I didn’t know it until just this morning – I am a digitabulist. You may ask yourself: What in the world is that? A digitabulist is what you call a person who collects thimbles. Well, my collection is rather smallish. In the photo you can see all four of them. I keep the 3 useful ones in my sewing box.
The German word for thimble is Fingerhut. In translation that means fingerhat – a hat for your finger. This is my humble collection of fingerhats.
Number one is made of leather. Number two of ceramic. Number three brass. Number four is made of plastic.
The ceramic one was given to me by a friend who brought it back from a visit to the UK or Ireland. It’s really pretty but probably the most useless of the lot. It usually hangs out on my windowsill. Long before I knew about the hobby of digitabulism, I actually tried to slip the ceramic thimble on my finger to help push a needle through thick fabric. The thing slipped right off my finger and fell to the floor. Luckily it didn’t break. I suppose it was never meant to be used.
On Wikipedia you can learn many interesting facts about thimbles.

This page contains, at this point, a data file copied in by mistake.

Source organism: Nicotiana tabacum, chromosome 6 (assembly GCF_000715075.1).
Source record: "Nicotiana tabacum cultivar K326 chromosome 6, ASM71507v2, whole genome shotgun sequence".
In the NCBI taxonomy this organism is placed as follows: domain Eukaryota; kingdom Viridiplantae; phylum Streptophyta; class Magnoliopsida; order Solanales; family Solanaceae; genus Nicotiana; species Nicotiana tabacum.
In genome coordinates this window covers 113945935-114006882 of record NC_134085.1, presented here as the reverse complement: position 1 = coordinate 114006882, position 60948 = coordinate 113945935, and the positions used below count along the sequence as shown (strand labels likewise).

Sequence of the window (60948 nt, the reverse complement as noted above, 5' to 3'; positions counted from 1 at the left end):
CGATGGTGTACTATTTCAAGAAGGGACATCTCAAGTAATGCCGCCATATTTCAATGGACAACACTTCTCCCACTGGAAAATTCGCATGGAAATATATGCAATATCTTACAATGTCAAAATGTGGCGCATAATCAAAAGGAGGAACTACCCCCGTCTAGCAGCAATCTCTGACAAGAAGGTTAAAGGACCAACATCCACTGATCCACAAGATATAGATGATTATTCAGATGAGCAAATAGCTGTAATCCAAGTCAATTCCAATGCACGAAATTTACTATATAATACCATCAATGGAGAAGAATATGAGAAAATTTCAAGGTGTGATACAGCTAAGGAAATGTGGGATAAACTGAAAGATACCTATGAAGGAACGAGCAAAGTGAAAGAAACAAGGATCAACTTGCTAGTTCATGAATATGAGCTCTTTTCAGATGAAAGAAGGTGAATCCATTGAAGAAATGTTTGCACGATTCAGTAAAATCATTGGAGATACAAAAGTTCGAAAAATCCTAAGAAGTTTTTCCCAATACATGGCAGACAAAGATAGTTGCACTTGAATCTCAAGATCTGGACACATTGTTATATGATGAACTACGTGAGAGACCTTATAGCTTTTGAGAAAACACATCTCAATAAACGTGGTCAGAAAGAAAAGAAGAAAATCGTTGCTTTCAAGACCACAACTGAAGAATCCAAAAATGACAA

Besides learning a new big word and that this tool has been around since Roman times, approximately 1 AD, I discovered that people didn’t just use them to push needles through fabric. Thimbles were used for some other interesting purposes – if you want to believe Wikipedia:
In the 19th century they were used to measure spirits, which brought rise to the phrase “just a thimbleful”. Prostitutes used them in the practice of thimble-knocking where they would tap on a window to announce their presence. Thimble-knocking also refers to the practice of Victorian schoolmistresses who would tap on the heads of unruly pupils with dames thimbles.
Well, maybe I’ll gift the ceramic thimble to my husband who is a teacher. He says it might help his students think a bit better in class…
You can find very cool pictures of antique thimbles via this link. Kind of puts my collection to shame.